The pilot was created by four Hollywood actors (Rob McElhenney, Glenn Howerton, Charlie Day and Jordan Reid) about struggling as actors in LA. The show was initially titled, "It's Always Sunny on TV". The original, unaired pilot only cost $200 to make and was shot on a digital camera, with the actors taking turns holding the boom. It was then shopped around to different networks and was picked up by FX. They then moved the setting of the show from LA to Philadelphia and re-shot the pilot.
According to Glenn Howerton, the first working title for the show was "Jerks".
Despite the reports that the show's pilot was shot for $200, it has actually been revealed that the pilot may have cost as little as $85 to shoot. The budget went almost solely to tapes for the camera.
According to creator/star Rob McElhenney, Charlie's "Green Man" character is an homage to a friend who used to dress in a green body suit after Eagles games.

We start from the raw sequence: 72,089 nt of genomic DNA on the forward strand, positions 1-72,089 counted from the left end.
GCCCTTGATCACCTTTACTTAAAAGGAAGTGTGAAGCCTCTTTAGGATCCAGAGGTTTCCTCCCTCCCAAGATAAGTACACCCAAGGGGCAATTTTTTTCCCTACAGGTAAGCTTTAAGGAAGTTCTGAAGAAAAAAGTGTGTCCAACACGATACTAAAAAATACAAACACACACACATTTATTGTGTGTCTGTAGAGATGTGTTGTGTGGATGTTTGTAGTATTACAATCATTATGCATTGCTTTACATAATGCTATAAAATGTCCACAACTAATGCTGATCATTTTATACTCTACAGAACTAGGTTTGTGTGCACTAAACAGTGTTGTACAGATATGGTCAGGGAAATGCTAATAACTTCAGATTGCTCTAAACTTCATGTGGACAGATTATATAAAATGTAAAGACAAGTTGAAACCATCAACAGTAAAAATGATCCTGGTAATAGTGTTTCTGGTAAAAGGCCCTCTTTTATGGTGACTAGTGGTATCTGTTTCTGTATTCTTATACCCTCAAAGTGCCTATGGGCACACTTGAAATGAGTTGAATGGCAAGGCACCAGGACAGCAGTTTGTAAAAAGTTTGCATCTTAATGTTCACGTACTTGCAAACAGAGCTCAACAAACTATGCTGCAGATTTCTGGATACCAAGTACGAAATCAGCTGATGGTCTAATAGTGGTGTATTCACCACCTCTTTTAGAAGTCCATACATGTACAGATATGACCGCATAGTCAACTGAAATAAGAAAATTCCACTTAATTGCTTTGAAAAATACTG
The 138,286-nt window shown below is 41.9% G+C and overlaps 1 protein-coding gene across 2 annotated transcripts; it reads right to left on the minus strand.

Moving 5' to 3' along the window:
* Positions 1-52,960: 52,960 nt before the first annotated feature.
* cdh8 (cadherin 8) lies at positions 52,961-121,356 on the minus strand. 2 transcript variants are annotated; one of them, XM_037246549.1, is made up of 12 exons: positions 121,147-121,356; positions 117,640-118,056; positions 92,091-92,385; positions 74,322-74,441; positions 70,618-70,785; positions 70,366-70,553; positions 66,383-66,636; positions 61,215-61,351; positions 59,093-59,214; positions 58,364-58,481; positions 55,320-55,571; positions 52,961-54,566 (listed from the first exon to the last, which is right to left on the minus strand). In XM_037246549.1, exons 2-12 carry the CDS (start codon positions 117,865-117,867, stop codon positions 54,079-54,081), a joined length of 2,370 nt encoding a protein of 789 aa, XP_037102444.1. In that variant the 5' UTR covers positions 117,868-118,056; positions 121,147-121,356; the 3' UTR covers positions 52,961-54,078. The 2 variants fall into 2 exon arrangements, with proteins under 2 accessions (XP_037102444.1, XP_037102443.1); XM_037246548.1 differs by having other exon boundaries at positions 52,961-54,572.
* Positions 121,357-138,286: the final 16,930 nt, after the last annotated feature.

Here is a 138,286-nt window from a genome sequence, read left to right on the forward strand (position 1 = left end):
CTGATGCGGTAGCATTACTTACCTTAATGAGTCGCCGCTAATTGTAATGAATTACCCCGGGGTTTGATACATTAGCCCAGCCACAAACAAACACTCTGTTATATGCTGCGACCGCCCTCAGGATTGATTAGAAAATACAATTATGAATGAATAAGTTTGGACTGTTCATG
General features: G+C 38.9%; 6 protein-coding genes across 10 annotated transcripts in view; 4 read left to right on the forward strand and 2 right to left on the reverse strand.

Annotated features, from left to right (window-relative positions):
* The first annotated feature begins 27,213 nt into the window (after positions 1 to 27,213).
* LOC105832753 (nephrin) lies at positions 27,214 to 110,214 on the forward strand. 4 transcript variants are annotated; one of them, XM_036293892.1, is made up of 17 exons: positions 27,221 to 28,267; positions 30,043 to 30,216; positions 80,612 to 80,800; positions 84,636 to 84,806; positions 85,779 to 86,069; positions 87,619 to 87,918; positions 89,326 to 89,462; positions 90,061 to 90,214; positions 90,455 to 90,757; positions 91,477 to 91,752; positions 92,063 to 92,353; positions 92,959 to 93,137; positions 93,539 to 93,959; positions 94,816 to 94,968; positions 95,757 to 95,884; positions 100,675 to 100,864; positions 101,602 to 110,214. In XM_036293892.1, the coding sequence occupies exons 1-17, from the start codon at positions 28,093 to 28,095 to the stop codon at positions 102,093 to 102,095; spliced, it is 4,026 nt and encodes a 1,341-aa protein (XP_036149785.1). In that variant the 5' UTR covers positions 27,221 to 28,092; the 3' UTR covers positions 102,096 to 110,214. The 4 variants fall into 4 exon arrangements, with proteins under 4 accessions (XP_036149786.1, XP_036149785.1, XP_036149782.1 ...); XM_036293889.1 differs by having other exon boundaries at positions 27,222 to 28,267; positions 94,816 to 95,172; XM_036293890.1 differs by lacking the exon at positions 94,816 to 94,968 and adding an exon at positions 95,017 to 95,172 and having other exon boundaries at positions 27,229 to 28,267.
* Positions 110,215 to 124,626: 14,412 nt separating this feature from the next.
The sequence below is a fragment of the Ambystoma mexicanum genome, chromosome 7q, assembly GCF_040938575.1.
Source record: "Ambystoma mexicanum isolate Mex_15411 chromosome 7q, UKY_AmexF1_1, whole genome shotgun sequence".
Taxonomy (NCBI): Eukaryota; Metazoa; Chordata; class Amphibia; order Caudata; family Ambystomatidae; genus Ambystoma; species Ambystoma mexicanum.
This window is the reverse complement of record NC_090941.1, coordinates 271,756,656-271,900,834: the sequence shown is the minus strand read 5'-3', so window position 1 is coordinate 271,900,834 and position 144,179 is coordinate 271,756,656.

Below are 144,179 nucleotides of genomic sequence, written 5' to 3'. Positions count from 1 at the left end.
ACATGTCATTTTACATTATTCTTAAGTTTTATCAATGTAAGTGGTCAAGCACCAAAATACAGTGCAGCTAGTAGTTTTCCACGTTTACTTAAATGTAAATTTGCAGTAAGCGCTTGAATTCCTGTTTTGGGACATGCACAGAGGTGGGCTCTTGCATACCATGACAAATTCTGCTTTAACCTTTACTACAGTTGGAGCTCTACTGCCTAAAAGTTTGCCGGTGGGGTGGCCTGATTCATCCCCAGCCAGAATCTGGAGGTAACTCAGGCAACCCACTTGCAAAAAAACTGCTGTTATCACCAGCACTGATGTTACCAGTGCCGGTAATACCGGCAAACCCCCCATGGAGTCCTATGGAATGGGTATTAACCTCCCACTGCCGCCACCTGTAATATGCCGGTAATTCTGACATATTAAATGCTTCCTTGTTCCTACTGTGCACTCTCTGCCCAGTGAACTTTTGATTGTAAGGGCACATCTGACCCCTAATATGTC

The show's budget was originally very tight, so much of the music featured on it is public domain, including the theme music "Temptation Sensation" by Heinz Kiessling.
In June 2011 it was reported that Rob McElhenney had gained 50 pounds in the previous six months. McElhenney has stated that he noticed characters from other sitcoms get better looking as the series progress (because the budgets get bigger, and that means more and better makeup people), but McElhenny wanted his character to do the opposite. Co-star Glenn Howerton started referring to the character Mac as "Fat Mac." When McElhenney asked if he could be called "Big Mac," Howerton said he would call him "Big, fat Mac."
The exterior used on the show for Mrs. Mac's house is actually next door to creator Rob McElhenney's childhood home in Philadelphia.